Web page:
Thursday, October 18, 2012

Texas Employment Law Basics for Employers: Employee Discipline

Employers face the unenviable task of determining when and how to discipline employees for violations of the company’s policies or federal/state laws. Inevitably, the employer must consider whether taking disciplinary action will result in a claim by the employee of discrimination, harassment or other legal claims.

As an employer, you will never be “bulletproof.” But there are a few things that you can do to help minimize risk and maximize your defense when you must take appropriate disciplinary action.

First, make sure that you have communicated your policies and procedures to your employees in writing, preferably with a signed acknowledgment of receipt by each employee.  This should include your workplace rules and expectations concerning attendance, safety, employee conduct, and how you will address theft or other violations of criminal law, violations of non-discrimination and anti-harassment laws, and violations of workplace rules.

A progressive disciplinary policy is recommended, with a range of discretionary measures from an oral or written warning to immediate termination depending on the gravity of the violation. But if you do implement such a policy, be aware that you must BE CONSISTENT. No exceptions or exemptions for your favored or star employee should be allowed without a compelling and urgent (and reasonable) business necessity.

Make sure that the employee knows what your next step will be if the violations continue.

When you decide to take disciplinary action - document, document, document. Conduct an impartial investigation, obtain written statements from witnesses, make notes to the personnel file, and have the employee sign the warning or other disciplinary action.

Don’t act in haste or while emotions are running high. Take some time for reflection and consider all of the options available to you before deciding on a course of action.

When in doubt, run your proposed disciplinary action past another person. If you cannot articulate a neutral and compelling argument for taking that action, under these circumstances, you may wish to consider another alternative.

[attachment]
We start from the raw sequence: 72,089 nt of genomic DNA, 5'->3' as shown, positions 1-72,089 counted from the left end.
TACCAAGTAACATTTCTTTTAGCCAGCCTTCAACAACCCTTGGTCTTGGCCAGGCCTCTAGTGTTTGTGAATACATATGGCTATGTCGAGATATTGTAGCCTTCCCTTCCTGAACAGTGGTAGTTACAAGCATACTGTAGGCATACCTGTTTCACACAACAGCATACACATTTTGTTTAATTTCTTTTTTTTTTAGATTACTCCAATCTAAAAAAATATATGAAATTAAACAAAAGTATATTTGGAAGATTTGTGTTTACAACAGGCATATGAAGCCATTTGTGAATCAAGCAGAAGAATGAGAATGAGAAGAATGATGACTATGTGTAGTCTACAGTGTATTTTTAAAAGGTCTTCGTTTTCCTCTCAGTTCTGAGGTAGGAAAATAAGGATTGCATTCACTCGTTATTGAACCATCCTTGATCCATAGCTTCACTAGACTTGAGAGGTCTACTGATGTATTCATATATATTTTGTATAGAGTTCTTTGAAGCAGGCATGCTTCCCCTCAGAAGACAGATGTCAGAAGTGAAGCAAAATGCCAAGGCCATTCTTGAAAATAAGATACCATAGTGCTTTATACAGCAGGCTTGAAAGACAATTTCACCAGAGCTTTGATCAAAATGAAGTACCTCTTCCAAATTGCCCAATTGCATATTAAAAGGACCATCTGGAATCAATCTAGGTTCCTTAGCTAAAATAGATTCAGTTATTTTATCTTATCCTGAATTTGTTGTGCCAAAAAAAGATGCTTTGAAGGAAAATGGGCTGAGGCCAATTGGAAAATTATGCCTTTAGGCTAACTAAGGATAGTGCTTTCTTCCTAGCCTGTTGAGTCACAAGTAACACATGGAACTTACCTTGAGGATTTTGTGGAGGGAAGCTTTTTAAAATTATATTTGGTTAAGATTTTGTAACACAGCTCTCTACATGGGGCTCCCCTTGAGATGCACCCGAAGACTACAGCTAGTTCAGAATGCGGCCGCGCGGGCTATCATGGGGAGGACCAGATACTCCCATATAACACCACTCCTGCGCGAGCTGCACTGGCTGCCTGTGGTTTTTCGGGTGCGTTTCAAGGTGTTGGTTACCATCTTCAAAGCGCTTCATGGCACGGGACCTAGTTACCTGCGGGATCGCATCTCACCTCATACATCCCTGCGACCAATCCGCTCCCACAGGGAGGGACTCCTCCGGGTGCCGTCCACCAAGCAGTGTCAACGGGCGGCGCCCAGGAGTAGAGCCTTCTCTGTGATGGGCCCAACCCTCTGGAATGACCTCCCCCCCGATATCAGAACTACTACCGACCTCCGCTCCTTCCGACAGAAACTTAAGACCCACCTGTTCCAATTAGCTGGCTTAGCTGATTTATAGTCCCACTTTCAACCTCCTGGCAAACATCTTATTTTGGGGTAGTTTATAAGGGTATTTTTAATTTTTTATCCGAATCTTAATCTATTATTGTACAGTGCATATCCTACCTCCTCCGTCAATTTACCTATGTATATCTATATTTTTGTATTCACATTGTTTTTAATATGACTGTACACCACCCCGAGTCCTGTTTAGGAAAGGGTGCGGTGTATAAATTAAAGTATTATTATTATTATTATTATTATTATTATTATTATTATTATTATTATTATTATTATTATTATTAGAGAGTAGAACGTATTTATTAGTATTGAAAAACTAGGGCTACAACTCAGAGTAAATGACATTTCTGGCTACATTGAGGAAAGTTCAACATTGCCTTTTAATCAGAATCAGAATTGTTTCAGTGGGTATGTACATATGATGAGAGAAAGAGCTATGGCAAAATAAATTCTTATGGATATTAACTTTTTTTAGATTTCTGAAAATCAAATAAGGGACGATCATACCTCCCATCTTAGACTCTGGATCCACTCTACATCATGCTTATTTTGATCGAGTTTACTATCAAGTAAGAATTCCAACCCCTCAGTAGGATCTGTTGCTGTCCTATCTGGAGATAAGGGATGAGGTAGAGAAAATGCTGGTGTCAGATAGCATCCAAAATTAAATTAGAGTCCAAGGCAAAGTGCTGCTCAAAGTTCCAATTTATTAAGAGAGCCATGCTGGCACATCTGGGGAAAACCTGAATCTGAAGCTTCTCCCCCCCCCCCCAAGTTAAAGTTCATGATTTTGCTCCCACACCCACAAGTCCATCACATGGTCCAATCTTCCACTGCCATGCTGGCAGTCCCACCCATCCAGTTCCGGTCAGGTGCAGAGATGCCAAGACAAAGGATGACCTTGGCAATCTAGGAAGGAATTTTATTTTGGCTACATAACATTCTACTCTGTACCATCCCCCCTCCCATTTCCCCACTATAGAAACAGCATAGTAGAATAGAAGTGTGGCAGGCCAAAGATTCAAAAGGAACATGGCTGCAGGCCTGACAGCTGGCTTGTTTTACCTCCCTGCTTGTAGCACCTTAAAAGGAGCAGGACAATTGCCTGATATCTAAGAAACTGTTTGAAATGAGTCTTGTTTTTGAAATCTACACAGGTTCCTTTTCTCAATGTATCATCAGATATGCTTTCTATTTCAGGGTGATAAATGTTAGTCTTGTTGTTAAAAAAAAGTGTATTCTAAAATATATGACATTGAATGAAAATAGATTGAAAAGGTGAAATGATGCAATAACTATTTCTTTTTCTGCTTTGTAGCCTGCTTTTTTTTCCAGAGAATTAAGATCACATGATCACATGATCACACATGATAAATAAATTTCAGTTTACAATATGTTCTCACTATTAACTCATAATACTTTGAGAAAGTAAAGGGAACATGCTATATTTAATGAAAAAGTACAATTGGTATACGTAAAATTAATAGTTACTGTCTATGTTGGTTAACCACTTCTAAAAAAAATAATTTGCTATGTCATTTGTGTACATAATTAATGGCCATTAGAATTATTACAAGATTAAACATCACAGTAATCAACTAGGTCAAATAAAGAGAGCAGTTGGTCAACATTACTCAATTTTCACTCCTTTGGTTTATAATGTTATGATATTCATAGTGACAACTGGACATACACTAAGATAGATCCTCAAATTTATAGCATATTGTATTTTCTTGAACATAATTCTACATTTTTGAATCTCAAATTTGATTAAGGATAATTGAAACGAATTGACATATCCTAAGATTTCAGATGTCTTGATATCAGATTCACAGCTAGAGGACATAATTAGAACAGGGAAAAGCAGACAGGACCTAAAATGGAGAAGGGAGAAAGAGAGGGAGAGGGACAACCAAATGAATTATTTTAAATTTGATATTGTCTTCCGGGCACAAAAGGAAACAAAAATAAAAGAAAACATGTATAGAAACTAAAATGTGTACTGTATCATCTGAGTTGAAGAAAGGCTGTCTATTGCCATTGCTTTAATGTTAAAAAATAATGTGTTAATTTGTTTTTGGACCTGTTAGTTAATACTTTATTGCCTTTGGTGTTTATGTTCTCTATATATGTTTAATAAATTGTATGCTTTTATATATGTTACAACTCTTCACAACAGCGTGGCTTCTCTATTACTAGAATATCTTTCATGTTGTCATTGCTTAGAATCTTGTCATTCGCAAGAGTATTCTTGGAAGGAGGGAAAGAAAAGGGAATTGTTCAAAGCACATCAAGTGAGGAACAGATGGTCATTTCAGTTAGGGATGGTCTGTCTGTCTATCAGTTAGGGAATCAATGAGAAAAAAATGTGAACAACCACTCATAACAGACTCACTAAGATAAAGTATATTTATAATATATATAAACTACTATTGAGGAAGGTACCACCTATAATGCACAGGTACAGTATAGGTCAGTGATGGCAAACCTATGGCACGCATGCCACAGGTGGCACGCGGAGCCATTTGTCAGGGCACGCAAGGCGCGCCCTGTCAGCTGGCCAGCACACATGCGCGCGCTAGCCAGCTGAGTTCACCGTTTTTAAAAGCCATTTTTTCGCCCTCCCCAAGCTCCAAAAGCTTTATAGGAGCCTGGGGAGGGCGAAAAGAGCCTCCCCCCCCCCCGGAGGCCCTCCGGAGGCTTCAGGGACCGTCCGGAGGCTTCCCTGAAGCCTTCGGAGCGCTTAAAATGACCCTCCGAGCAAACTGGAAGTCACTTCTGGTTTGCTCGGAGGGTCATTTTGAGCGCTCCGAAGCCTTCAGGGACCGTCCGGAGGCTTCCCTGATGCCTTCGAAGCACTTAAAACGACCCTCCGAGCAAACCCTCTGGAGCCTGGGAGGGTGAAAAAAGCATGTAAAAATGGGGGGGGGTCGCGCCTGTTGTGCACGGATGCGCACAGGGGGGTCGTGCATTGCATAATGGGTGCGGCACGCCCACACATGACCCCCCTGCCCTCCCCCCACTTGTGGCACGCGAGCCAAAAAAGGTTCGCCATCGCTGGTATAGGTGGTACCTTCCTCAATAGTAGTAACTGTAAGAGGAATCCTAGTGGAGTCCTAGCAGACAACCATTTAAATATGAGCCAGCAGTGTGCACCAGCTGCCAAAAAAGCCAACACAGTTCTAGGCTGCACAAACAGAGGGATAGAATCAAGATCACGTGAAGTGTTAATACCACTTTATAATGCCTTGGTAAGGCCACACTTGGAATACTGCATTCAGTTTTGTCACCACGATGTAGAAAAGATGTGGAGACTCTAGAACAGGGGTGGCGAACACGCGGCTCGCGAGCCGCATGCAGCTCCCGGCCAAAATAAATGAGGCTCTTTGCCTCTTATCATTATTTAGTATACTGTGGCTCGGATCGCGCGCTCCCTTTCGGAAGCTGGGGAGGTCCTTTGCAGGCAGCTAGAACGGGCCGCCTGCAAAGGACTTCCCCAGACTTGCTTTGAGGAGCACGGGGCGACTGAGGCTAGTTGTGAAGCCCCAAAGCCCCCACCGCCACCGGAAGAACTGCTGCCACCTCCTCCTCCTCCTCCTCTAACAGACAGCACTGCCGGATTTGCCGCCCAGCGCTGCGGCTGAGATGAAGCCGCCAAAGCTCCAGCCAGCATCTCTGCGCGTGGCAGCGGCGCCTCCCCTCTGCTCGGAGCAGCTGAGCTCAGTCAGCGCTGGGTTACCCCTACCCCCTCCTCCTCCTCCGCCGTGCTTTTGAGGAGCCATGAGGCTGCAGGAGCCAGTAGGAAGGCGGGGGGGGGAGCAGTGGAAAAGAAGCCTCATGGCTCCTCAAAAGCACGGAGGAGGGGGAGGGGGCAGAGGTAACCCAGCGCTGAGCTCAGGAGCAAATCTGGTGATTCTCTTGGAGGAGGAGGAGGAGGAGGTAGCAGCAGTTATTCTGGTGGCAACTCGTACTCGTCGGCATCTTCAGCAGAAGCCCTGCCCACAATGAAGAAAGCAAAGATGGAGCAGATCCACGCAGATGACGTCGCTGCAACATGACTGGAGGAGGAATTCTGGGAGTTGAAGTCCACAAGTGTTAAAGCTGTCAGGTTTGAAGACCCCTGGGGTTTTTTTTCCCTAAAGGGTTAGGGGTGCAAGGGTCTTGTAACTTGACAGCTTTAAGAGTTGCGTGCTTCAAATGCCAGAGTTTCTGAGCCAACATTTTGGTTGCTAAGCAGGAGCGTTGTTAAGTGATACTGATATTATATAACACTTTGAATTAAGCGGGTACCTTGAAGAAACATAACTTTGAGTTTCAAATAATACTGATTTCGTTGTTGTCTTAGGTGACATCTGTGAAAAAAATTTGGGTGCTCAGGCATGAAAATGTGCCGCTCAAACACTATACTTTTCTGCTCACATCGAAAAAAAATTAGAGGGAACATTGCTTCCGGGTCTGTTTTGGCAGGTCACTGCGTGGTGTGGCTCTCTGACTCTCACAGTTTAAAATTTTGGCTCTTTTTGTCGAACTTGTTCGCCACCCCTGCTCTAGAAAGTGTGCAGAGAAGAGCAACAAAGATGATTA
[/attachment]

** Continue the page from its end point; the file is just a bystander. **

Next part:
By: Cynthia W. Veidt,

Monday, October 1, 2012

Texas Law Basics for Employers: General Recordkeeping Requirements

What records should Texas employers keep in an employee’s human resources file? And for how long should you keep them?

Each employee should have a separate human resources file which contains, as a general rule of thumb:

  • their job application / resume, 
  • any background checks or test results that are related to their job duties (see our previous blog post on this topic), 
  • a description of their essential job duties and functions, 
  • their I-9 form with copies of accompanying identification documents proving eligibility for employment, 
  • any offer letters or contracts detailing their compensation structure, 
  • signed acknowledgement forms for any company policies and procedures and/or employee handbook, 
  • their W-4 form, 
  • any applications for benefit programs offered to your employee, 
  • records reflecting the hours worked each week by that employee, as well as all paid holidays and all leave or vacation time (paid or unpaid) used by that employee (see separate blog post on FLSA requirements for calculation of overtime pay due to non-exempt employees), 
  • performance evaluations, 
  • disciplinary actions, and 
  • payroll records.

Federal and Texas state laws require that you maintain many of these records for at least two, and sometimes three years.  However, because the statute of limitation for many employment-related claims can be four years from the date of an incident, you may wish to maintain these records for a five-year period.